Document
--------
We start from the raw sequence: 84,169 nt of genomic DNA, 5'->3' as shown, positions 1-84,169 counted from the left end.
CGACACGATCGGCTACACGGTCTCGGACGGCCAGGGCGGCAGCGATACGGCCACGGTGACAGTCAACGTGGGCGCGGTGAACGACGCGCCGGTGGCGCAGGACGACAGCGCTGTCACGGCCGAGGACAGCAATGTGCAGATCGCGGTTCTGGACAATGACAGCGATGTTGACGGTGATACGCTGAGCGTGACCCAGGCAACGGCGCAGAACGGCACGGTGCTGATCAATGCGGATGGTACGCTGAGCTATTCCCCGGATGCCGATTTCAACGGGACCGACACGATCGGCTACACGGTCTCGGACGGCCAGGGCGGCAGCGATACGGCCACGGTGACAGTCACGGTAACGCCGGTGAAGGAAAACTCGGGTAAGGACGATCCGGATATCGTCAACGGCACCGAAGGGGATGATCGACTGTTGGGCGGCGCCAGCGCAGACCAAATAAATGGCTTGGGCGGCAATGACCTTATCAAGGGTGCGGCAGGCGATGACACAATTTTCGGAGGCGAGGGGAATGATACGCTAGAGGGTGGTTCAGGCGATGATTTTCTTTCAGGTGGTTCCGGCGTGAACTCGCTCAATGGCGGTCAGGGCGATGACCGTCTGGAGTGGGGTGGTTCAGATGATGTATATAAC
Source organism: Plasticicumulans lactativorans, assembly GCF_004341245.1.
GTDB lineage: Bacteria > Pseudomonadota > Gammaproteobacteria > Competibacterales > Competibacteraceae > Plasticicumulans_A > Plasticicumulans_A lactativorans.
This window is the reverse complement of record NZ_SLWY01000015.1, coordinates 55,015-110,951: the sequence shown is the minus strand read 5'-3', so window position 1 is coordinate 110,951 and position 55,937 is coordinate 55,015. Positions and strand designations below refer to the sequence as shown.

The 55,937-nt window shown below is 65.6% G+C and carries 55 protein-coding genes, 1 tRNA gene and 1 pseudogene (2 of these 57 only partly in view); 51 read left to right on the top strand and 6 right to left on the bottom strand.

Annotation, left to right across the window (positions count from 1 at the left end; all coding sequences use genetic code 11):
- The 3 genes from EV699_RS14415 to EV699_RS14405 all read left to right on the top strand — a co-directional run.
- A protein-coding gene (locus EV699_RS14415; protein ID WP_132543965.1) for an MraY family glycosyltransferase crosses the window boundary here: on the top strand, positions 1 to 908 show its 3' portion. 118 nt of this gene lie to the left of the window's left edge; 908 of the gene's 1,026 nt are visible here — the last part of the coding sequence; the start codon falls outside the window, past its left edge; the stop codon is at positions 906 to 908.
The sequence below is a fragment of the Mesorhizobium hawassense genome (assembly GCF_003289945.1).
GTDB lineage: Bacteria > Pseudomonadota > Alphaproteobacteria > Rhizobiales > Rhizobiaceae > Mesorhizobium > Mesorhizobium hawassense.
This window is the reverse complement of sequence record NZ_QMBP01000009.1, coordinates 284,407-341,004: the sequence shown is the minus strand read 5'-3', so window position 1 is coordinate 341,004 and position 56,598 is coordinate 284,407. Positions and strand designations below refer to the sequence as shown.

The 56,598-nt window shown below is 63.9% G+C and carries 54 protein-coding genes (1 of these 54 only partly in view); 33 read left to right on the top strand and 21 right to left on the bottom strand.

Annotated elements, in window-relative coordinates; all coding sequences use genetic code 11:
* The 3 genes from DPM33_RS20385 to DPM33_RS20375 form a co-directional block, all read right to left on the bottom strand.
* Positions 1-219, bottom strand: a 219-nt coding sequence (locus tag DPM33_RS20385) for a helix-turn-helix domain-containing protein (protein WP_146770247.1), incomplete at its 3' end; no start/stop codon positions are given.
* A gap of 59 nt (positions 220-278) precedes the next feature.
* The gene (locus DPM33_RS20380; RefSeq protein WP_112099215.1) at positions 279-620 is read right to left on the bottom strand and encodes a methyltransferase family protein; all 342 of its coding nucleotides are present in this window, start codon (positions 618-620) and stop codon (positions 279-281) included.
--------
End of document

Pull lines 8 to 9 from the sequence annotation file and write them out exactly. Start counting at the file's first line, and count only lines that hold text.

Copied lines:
- The 3 genes from EV699_RS14415 to EV699_RS14405 all read left to right on the top strand — a co-directional run.
- A protein-coding gene (locus EV699_RS14415; protein ID WP_132543965.1) for an MraY family glycosyltransferase crosses the window boundary here: on the top strand, positions 1 to 908 show its 3' portion. 118 nt of this gene lie to the left of the window's left edge; 908 of the gene's 1,026 nt are visible here — the last part of the coding sequence; the start codon falls outside the window, past its left edge; the stop codon is at positions 906 to 908.